Tag Archives: Kay Leitch

When The Dragons Came To Play

(For Findley – born 19.04.2016)                                                              

The dragons came again today.
They came in style, as dragons do.
I thought they’d come to eat us up,
But they just wanted to meet… you.dragons-at-sunset

The sky was filled with dragons’ wings
And spiky scales of every hue.
Their amber eyes saw everything,
And glittered when they looked for you.

And the wind in the trees went woooosh, woooosh, shhhhhhh
When the dragons came to play.

findley-6-months-copyThey’d heard you were the bravest boy,
You seldom slept or seemed to tire,
But smiled at everything – and laughed
When they came breathing trails of fire.

Legend foretold your bluest eyes,
Sprinkled with magic, three times blessed.
And dust of stars within your heart
Meant you would master any quest.

And the wind in the trees went
woooosh, woooosh, shhhhhhh
When the dragons came to play.

 

They mentioned they had come before,
To barbeque us all, but when
They saw you smiling up at them
They turned and flew back home again.

They wondered if you’d like to go
Up to the mountains – you could fly
Straight to their lair on dragons’ wings,
And ride across the morning sky.dragon-silhouettejpg

They’d make some toast with just one breath,
Play hide-and-seek behind the sun –
There were so many of their games
That you could try. You’d have such fun.

And the wind in the trees went woooosh, woooosh, shhhhhhh
When the dragons came to play.

I said we would consider that,
Though we had lots of things to do.
(It always pays to be polite
When dragons want to play with you.)

findley-elephant

 

They said they’d take the greatest care,
That they would never let you fall.
They’d play some dragon games to see
How brave you really were, that’s all…

They promised not to breathe on you,
Would bring you back in time for tea.
I thanked them very much, but said
I’d like to keep you here – with me.fikndley-tomatoAnd the wind in the trees went woooosh, woooosh, shhhhhhh
When the dragons came to play.

One dragon tapped his claw and hummed
A little tune. He looked quite nice,
Until I asked him if he knew
You had the gift of Fire and Ice?

The dragon’s scales turned pasty grey,dragon-and-sky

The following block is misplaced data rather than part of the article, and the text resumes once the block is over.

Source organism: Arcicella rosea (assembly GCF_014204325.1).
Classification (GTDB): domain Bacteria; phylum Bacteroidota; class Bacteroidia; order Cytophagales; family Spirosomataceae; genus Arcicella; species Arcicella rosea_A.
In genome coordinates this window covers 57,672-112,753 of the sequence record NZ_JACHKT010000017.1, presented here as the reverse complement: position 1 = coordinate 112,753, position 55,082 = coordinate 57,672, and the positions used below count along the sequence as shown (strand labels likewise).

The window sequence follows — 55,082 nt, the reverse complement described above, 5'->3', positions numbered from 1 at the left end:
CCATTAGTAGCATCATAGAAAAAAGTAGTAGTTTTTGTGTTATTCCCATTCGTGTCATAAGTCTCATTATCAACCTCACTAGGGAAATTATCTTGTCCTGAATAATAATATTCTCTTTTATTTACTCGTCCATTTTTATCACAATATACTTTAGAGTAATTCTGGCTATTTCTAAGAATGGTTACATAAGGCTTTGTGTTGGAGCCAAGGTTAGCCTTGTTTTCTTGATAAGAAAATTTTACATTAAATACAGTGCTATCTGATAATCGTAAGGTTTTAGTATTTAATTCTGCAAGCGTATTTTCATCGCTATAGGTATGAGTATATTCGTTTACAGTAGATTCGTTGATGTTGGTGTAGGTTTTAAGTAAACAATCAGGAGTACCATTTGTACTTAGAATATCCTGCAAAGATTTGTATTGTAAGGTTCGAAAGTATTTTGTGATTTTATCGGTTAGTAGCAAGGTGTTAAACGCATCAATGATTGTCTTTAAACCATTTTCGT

And ice?” he stuttered, blinking fast.
I nodded. You sat there and smiled.
“Good grief, is that the time?” he laughed.

 

findley-grinning-june-2016-copyYou traced a pattern on your hand.
A snow storm came, icicles grew.
The dragon’s breath puffed white with frost,
His ruby tail turned wintry blue.

Snowflakes swirled, the north wind howled,
Dark clouds gathered, spitting rain.
But then you sighed a little sigh
And everything was calm again.

“It was an honour meeting you,”
The dragon bowed; soared to the sky.
A thousand wings beat after him
Into the sun. We waved Goodbye.

dragons-nto-sun2

And the wind in the trees went woooosh, woooosh, phhewwwww
When the dragons flew away.

 * * * * * * *
dragon-every-hue

This poem was inspired by Findley, the smiliest, happiest baby that dragons have ever seen.

findley-blockfindley-7-months

 

 

 

 

 

 

 

 

 

Kay Leitch
Treasure This
kaywritesheretoo.wordpress.com

Pictures: Kay Leitch, Vicki Boyd; images: Pixabay

 

 

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Filed under children's books, Creative Writing, Electrik Inc, Kay Leitch, kaywritesheretoo.wordpress.com, Poetry, Story Telling

Wolf Winter

We have decided to showcase some samples of our writing on a new page called Our Work. These samples can be anything from stories for children or Young Adults, experimental or traditional pieces, poetry… 

I wrote Wolf Winter as part of my MA portfolio, when my tutor Nicola Davies, who writes fantastic books about animals and the natural world, suggested I put myself into the head of an animal and try to see things from its perspective.

 

 

wolf winter image. FREE pixabaydotcom copy

WOLF WINTER

My fur is grey against the gleam
Of snowdrifts in a frosted wood
And all the day I burn for food.
I rest and run.

Dusk falls cold on glittering snow.
I dig a hole, I crawl beneath,
I lie there shivering to my teeth.
I warm and sleep.

At dawn I cross a frozen lake.
I sniff the air for scent of food,
Some passed by days ago – no good.
I ache and burn.

I wonder where my brothers are.
Too long without them; different pain.
I seek the sky and howl again.
I prowl and search.

I sniff around the water’s edge
Where reeds have hardened into spikes.
My breath comes trailing spumes of white.
I wait and turn.

The doe is damaged, stumbling, slow.
I smell her long before she knows
Or even sees me, and I close.
I tear and eat.

The evening brings my brothers’ trace.
I scent their passage on the rain,
I tip my head and howl again.
I wait and wait.

I watch the deep violet sky.
A white moon rises. Now the snow
Is smooth and silvered where I go.
I pad and prowl.

Then high upon the mountain trail
Beyond the frozen waterfall,
I hear a distant answering call.
I run and run.

Kay Leitch
Originally published on kaywritesheretoo.wordpress.com
Treasure This

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The Magic of Storytelling

Fairy tales witch readingWho doesn’t love fairy tales? From that lyrical “Once upon a time”, which tells us we’re entering another realm, to the “Happily ever after”, which we all seek, children and adults alike. Of course there are fairy tales with unhappy endings, too – but you won’t see many of those on Disney.

Now, researchers have examined the evolutionary development of fairy tales http and found many to be much older than we thought. Thousands of years older.

Sara Graça da Silva, a social scientist/folklorist with New University of Lisbon, and Jamshid Tehrani, an anthropologist with Durham University, have conducted a phylogenetic analysis of common fairy tales, using a technique that traces linguistic attributes back to their origins. The origins appear to be much older than modern linguists and anthropologists believed.